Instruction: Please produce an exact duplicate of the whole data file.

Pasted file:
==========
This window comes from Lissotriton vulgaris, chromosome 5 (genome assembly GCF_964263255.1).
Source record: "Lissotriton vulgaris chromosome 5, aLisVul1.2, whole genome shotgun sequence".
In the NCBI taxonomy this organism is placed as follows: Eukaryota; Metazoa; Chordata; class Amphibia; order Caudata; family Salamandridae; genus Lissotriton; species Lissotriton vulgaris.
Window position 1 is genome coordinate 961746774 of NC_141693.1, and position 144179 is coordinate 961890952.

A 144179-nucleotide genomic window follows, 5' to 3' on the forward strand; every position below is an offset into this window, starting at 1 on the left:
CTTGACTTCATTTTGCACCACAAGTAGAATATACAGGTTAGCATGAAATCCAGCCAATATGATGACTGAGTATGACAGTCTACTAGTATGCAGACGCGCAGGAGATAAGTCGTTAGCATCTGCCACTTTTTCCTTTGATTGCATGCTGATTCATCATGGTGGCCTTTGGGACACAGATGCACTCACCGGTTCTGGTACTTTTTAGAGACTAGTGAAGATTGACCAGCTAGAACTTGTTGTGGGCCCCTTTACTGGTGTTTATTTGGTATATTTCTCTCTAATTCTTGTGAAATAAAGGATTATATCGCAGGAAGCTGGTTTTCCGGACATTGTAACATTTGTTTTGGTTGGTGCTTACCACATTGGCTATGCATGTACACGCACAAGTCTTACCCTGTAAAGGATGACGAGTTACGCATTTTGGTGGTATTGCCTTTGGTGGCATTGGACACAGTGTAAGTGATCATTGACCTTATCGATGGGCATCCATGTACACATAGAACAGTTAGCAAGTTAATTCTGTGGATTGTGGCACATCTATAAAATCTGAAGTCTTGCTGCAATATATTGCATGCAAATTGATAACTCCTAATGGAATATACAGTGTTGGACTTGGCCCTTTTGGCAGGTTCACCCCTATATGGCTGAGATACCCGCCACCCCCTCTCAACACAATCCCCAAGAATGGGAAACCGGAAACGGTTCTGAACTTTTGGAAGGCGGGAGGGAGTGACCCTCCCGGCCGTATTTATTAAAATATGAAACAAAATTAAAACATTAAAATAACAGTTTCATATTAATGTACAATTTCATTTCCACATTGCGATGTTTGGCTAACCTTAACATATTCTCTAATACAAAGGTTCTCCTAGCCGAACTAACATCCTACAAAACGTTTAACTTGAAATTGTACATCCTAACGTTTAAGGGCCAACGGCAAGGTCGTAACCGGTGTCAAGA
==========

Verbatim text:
This window comes from Lissotriton vulgaris, chromosome 5 (genome assembly GCF_964263255.1).
Source record: "Lissotriton vulgaris chromosome 5, aLisVul1.2, whole genome shotgun sequence".
In the NCBI taxonomy this organism is placed as follows: Eukaryota; Metazoa; Chordata; class Amphibia; order Caudata; family Salamandridae; genus Lissotriton; species Lissotriton vulgaris.
Window position 1 is genome coordinate 961746774 of NC_141693.1, and position 144179 is coordinate 961890952.

A 144179-nucleotide genomic window follows, 5' to 3' on the forward strand; every position below is an offset into this window, starting at 1 on the left:
CTTGACTTCATTTTGCACCACAAGTAGAATATACAGGTTAGCATGAAATCCAGCCAATATGATGACTGAGTATGACAGTCTACTAGTATGCAGACGCGCAGGAGATAAGTCGTTAGCATCTGCCACTTTTTCCTTTGATTGCATGCTGATTCATCATGGTGGCCTTTGGGACACAGATGCACTCACCGGTTCTGGTACTTTTTAGAGACTAGTGAAGATTGACCAGCTAGAACTTGTTGTGGGCCCCTTTACTGGTGTTTATTTGGTATATTTCTCTCTAATTCTTGTGAAATAAAGGATTATATCGCAGGAAGCTGGTTTTCCGGACATTGTAACATTTGTTTTGGTTGGTGCTTACCACATTGGCTATGCATGTACACGCACAAGTCTTACCCTGTAAAGGATGACGAGTTACGCATTTTGGTGGTATTGCCTTTGGTGGCATTGGACACAGTGTAAGTGATCATTGACCTTATCGATGGGCATCCATGTACACATAGAACAGTTAGCAAGTTAATTCTGTGGATTGTGGCACATCTATAAAATCTGAAGTCTTGCTGCAATATATTGCATGCAAATTGATAACTCCTAATGGAATATACAGTGTTGGACTTGGCCCTTTTGGCAGGTTCACCCCTATATGGCTGAGATACCCGCCACCCCCTCTCAACACAATCCCCAAGAATGGGAAACCGGAAACGGTTCTGAACTTTTGGAAGGCGGGAGGGAGTGACCCTCCCGGCCGTATTTATTAAAATATGAAACAAAATTAAAACATTAAAATAACAGTTTCATATTAATGTACAATTTCATTTCCACATTGCGATGTTTGGCTAACCTTAACATATTCTCTAATACAAAGGTTCTCCTAGCCGAACTAACATCCTACAAAACGTTTAACTTGAAATTGTACATCCTAACGTTTAAGGGCCAACGGCAAGGTCGTAACCGGTGTCAAGA